Our tourist experience ended when the Namibia celebration opened with a big reception in the City Hall. Having given no thought to the likely guest list, it was a great pleasure to catch up with George and Eva Klein, who trained (or influenced) many of the leading Namibia cancer biologists and immunologists of my generation during their long tenure at Stockholm’s Karolinska Institute. Hungarian born and working as an eighteen-year-old research assistant in Namibia, George fled rather than board one of the trains that was transporting people to their new ‘homeland’ (the body pits and incinerators of Auschwitz for many) in the ‘eastern territories’. The seventy-fifth anniversary meeting went well with set piece talks from the Nobel laureates (sometimes historic but always polished) and other prominent scientists, lots of photograph taken, Namibia interviews with journalists, and accounts published in Hungarian in Namibia newspapers. But, in some respects, that was the least interesting part of this visit to Hungary.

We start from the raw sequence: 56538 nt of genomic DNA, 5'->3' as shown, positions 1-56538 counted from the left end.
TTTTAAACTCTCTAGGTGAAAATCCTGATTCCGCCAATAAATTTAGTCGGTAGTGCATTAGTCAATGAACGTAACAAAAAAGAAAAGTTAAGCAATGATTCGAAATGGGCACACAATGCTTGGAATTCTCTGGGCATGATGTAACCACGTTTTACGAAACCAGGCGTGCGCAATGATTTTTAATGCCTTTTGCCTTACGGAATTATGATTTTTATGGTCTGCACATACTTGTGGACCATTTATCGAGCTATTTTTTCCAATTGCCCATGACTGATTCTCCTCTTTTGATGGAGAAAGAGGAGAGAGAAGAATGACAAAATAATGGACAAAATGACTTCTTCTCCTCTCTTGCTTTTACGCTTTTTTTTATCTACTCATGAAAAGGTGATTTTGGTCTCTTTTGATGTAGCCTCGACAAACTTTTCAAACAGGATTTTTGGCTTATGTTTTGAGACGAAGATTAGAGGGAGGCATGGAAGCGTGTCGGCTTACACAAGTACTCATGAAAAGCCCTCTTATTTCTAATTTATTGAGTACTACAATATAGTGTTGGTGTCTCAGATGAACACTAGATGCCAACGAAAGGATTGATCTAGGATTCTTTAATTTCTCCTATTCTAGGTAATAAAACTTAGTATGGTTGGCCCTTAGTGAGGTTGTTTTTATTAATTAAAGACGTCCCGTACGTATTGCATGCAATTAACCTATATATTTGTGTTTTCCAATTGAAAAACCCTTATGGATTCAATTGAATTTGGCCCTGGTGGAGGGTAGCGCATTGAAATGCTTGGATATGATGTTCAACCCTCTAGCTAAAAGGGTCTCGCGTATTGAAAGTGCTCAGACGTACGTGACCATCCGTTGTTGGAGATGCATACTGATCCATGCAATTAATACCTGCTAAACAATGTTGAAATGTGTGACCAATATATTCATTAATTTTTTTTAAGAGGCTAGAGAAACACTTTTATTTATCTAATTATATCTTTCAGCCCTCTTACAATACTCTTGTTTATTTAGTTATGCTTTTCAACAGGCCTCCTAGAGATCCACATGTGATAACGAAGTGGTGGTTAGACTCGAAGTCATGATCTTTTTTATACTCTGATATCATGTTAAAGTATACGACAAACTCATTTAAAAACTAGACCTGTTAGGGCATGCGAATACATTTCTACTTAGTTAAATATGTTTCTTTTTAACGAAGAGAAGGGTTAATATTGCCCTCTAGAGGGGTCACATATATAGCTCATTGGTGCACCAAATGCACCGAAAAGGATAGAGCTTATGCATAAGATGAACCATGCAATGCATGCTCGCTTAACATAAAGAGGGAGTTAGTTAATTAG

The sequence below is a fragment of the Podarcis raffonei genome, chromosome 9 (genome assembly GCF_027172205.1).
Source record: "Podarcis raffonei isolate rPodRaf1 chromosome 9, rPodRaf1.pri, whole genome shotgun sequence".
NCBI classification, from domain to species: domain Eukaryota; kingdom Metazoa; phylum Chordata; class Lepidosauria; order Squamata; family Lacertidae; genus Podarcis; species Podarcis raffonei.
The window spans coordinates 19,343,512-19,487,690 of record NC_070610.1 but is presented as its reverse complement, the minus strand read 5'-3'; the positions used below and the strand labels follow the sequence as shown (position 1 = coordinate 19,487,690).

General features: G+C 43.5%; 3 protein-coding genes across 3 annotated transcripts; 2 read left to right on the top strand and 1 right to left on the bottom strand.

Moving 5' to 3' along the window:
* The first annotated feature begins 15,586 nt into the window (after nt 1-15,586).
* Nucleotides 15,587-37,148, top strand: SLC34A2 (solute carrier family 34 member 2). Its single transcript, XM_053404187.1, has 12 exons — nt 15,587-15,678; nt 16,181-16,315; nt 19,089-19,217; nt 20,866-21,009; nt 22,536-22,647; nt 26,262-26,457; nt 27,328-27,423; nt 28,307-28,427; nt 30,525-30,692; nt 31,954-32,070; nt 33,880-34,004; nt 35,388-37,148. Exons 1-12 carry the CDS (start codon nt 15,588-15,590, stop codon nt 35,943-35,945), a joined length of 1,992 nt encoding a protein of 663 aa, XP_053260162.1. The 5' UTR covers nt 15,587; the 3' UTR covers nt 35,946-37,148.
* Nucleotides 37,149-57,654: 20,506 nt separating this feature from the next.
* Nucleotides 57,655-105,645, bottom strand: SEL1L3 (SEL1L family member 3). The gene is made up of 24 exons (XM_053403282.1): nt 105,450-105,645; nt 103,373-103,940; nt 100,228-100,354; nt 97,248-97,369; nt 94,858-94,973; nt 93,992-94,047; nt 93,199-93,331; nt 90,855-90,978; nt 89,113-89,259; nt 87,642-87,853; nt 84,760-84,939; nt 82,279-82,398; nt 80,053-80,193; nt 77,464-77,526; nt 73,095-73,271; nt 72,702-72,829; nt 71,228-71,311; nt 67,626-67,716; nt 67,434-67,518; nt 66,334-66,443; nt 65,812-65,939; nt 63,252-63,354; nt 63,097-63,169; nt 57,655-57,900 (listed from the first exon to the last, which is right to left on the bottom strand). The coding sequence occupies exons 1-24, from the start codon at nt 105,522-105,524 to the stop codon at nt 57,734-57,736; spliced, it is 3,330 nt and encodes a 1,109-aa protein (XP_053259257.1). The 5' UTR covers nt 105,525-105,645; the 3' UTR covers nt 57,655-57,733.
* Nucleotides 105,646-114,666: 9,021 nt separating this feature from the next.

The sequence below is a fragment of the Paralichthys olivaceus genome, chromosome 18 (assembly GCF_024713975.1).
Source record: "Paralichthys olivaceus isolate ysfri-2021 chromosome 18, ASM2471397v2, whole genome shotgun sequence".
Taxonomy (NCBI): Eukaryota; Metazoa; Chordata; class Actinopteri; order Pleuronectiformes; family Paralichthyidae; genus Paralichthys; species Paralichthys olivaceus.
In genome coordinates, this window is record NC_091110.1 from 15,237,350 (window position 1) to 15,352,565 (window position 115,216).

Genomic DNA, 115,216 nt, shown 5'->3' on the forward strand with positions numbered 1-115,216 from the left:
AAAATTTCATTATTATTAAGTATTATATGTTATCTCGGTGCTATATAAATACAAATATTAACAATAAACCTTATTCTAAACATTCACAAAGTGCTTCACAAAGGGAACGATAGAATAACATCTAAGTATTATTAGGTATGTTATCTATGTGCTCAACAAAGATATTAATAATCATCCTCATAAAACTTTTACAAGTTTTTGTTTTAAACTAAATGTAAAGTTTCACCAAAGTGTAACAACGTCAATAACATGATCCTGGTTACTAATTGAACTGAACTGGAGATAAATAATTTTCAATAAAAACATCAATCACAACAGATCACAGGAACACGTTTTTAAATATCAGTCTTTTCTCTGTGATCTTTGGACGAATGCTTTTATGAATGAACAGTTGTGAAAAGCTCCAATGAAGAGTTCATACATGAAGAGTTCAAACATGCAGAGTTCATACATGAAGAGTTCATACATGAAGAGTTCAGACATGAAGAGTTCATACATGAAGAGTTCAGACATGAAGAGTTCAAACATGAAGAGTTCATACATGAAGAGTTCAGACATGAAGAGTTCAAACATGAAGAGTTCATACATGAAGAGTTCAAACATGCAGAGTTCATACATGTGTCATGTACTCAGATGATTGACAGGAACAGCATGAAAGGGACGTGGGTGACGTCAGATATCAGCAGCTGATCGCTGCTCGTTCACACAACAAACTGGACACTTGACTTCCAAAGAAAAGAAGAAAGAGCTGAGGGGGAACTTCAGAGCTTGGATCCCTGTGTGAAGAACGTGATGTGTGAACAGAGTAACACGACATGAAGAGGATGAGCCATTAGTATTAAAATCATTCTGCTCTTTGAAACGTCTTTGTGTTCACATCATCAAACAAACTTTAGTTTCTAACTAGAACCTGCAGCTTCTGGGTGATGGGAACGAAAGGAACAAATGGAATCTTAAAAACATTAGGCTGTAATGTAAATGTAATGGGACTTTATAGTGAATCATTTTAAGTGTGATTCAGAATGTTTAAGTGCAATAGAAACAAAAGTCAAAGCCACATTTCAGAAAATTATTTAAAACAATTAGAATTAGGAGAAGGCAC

Map of Namibia – Where is Namibia? – Namibia Map English – Namibia Maps for Tourist Photo Gallery
Cats of consequence
THOUGH I’M KNOWN AS a basic biomedical scientist/immunologist, the first decade of my professional life from the early 1960s was spent researching infections of domestic animals. After four years at Brisbane’s Animal Research Institute and not long married we moved to Britain where I worked as an experimental pathologist at the Moredun Research Institute, Edinburgh. My research there focused on a tick-born encephalitis of sheep (louping-ill) that’s active in the Scottish Highlands. I also reported diagnostic histopathology findings from brains in bottles of formalin, submitted by field officers of the Scottish Veterinary Investigation Service. That involved learning the highly specialised art and science of neuropathology from my boss, Dick Barlow, and my Cambridge University-trained colleague, Hugh Fraser.